Manic Street Preachers and Suede, Edinburgh Castle review: Britpop outsiders shine

They made grown-up rock music then, so they feel just right now

The guy selling a cart full of pink Stetsons and feather boas on the street outside must have been wondering why he bothered, as it felt like every dress-down 1990s indie gig-goer in Scotland’s Central Belt was reliving their youthful glory years on a grand scale.

What unites both Suede and the Manic Street Preachers, beyond early reputations as androgynous outsiders of the Britpop solar system, is that they each remain a thrillingly energetic, noisy, true-to-themselves live experience. They made grown-up rock music then, so they feel just right now.

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It's uncertain how the bill-topping choice between Brett Anderson’s leaping from amps and parading through the crowd or Nicky Wire’s lanky, daringly high kicks was made, but Suede were up first. The main advantage these creatures of the London night had given away was dusk, but that didn’t detract from the performance.

Brett Anderson delivers like a guy who never wants to disappoint an audience. The band roared through Trash and Animal Nitrate early on and the swaggering So Young, Metal Mickey and Beautiful Ones at the end, with a diptych of Sleeping Pills and Antidepressants (separate songs), the singalong Saturday Night and a tender, acoustic The Wild Ones in between.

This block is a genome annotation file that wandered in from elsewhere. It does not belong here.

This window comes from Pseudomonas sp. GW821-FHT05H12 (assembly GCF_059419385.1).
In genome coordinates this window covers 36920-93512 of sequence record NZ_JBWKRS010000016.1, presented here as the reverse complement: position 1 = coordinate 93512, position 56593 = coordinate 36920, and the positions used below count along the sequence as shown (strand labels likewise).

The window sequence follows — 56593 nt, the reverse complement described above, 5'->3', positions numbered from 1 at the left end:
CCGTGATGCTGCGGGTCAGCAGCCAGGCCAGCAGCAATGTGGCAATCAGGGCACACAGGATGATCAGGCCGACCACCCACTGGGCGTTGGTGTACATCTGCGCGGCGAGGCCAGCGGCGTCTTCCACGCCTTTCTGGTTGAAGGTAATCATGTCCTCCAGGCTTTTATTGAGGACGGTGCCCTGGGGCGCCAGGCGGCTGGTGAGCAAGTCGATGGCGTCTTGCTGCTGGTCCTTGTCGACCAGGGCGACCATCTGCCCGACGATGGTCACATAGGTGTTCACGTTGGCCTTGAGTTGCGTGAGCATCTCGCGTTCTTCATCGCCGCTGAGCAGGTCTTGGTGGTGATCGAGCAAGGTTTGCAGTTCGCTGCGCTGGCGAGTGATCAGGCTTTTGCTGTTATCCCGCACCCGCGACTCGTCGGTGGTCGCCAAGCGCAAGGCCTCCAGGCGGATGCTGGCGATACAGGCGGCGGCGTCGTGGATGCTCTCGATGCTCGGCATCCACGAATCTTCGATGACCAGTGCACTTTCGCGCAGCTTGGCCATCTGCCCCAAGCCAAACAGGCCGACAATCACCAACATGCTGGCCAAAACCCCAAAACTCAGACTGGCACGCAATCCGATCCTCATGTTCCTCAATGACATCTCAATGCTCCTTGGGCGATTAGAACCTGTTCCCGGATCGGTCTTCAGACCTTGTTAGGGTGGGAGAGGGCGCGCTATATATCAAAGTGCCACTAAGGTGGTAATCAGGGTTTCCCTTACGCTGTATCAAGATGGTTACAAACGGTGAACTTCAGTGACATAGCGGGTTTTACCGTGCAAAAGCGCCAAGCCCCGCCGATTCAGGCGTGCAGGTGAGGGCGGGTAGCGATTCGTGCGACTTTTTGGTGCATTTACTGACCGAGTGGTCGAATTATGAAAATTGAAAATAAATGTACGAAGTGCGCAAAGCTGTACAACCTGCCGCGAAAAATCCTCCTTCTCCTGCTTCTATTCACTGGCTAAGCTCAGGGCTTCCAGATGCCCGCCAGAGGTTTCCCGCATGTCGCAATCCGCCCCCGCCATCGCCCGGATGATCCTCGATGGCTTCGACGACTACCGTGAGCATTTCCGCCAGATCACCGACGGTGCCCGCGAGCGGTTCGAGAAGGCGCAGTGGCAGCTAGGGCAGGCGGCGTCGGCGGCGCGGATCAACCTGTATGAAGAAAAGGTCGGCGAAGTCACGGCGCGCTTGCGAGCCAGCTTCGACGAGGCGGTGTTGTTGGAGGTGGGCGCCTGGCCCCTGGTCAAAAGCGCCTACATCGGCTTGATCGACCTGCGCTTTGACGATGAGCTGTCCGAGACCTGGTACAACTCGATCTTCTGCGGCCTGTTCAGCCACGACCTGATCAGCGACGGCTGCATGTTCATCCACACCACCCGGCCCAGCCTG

When the Manic Street Preachers took to the stage amid sloganeering quotes from James Baldwin flaring onscreen, most people already had their money’s worth. James Dean Bradfield’s roaring voice remains gloriously unchanged, and it was put to good use on an early salvo which included You Love Us, Everything Must Go and Motorcycle Emptiness.

Their set didn’t exactly mellow as it went on, but there was certainly plenty of extra texture, with Catherine Davies aka the Anchoress joining for guest vocals on Little Baby Nothing and Your Love Alone is Not Enough, Wire dedicating Elvis Impersonator: Blackpool Pier to the late Richey Edwards (“this one's for you, beautiful boy”) and Bradfield busting his “John Hughes dance moves” during Walk Me to the Bridge. It was a night which had everything.



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